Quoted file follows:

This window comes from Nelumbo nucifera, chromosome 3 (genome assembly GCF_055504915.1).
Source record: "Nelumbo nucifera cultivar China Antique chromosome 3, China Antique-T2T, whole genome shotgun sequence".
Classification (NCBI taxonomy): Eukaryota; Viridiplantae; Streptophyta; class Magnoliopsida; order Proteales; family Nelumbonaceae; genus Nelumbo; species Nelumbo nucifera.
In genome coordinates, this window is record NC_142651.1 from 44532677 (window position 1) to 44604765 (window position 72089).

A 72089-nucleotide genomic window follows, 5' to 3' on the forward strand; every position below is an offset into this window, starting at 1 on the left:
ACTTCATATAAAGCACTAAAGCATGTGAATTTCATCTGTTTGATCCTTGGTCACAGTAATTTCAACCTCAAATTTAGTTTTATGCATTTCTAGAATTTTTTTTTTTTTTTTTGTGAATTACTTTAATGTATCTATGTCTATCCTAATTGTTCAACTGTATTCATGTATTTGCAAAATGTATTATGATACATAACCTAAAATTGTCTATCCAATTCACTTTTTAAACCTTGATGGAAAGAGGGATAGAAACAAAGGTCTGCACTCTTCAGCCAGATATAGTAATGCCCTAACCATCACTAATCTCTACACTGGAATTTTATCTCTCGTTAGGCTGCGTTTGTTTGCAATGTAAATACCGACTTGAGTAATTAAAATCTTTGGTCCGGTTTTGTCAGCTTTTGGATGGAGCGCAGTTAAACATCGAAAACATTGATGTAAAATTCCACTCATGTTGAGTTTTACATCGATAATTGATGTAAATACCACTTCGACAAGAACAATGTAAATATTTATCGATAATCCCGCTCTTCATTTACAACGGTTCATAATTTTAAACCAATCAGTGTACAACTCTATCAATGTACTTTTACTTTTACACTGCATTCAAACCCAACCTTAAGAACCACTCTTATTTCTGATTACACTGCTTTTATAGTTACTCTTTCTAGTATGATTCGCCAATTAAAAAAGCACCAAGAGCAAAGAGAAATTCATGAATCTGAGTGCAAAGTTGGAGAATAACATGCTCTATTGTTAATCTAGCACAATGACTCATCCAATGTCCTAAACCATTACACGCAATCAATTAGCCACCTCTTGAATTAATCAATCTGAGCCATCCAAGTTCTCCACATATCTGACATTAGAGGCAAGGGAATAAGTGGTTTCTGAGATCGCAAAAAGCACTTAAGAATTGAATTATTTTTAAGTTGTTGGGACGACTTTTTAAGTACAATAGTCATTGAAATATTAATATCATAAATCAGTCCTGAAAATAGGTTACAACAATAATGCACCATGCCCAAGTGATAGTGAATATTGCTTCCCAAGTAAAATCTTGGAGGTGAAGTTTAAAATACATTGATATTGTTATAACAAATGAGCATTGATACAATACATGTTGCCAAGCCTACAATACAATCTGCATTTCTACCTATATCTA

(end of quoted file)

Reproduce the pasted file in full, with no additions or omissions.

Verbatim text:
This window comes from Nelumbo nucifera, chromosome 3 (genome assembly GCF_055504915.1).
Source record: "Nelumbo nucifera cultivar China Antique chromosome 3, China Antique-T2T, whole genome shotgun sequence".
Classification (NCBI taxonomy): Eukaryota; Viridiplantae; Streptophyta; class Magnoliopsida; order Proteales; family Nelumbonaceae; genus Nelumbo; species Nelumbo nucifera.
In genome coordinates, this window is record NC_142651.1 from 44532677 (window position 1) to 44604765 (window position 72089).

A 72089-nucleotide genomic window follows, 5' to 3' on the forward strand; every position below is an offset into this window, starting at 1 on the left:
ACTTCATATAAAGCACTAAAGCATGTGAATTTCATCTGTTTGATCCTTGGTCACAGTAATTTCAACCTCAAATTTAGTTTTATGCATTTCTAGAATTTTTTTTTTTTTTTTTGTGAATTACTTTAATGTATCTATGTCTATCCTAATTGTTCAACTGTATTCATGTATTTGCAAAATGTATTATGATACATAACCTAAAATTGTCTATCCAATTCACTTTTTAAACCTTGATGGAAAGAGGGATAGAAACAAAGGTCTGCACTCTTCAGCCAGATATAGTAATGCCCTAACCATCACTAATCTCTACACTGGAATTTTATCTCTCGTTAGGCTGCGTTTGTTTGCAATGTAAATACCGACTTGAGTAATTAAAATCTTTGGTCCGGTTTTGTCAGCTTTTGGATGGAGCGCAGTTAAACATCGAAAACATTGATGTAAAATTCCACTCATGTTGAGTTTTACATCGATAATTGATGTAAATACCACTTCGACAAGAACAATGTAAATATTTATCGATAATCCCGCTCTTCATTTACAACGGTTCATAATTTTAAACCAATCAGTGTACAACTCTATCAATGTACTTTTACTTTTACACTGCATTCAAACCCAACCTTAAGAACCACTCTTATTTCTGATTACACTGCTTTTATAGTTACTCTTTCTAGTATGATTCGCCAATTAAAAAAGCACCAAGAGCAAAGAGAAATTCATGAATCTGAGTGCAAAGTTGGAGAATAACATGCTCTATTGTTAATCTAGCACAATGACTCATCCAATGTCCTAAACCATTACACGCAATCAATTAGCCACCTCTTGAATTAATCAATCTGAGCCATCCAAGTTCTCCACATATCTGACATTAGAGGCAAGGGAATAAGTGGTTTCTGAGATCGCAAAAAGCACTTAAGAATTGAATTATTTTTAAGTTGTTGGGACGACTTTTTAAGTACAATAGTCATTGAAATATTAATATCATAAATCAGTCCTGAAAATAGGTTACAACAATAATGCACCATGCCCAAGTGATAGTGAATATTGCTTCCCAAGTAAAATCTTGGAGGTGAAGTTTAAAATACATTGATATTGTTATAACAAATGAGCATTGATACAATACATGTTGCCAAGCCTACAATACAATCTGCATTTCTACCTATATCTA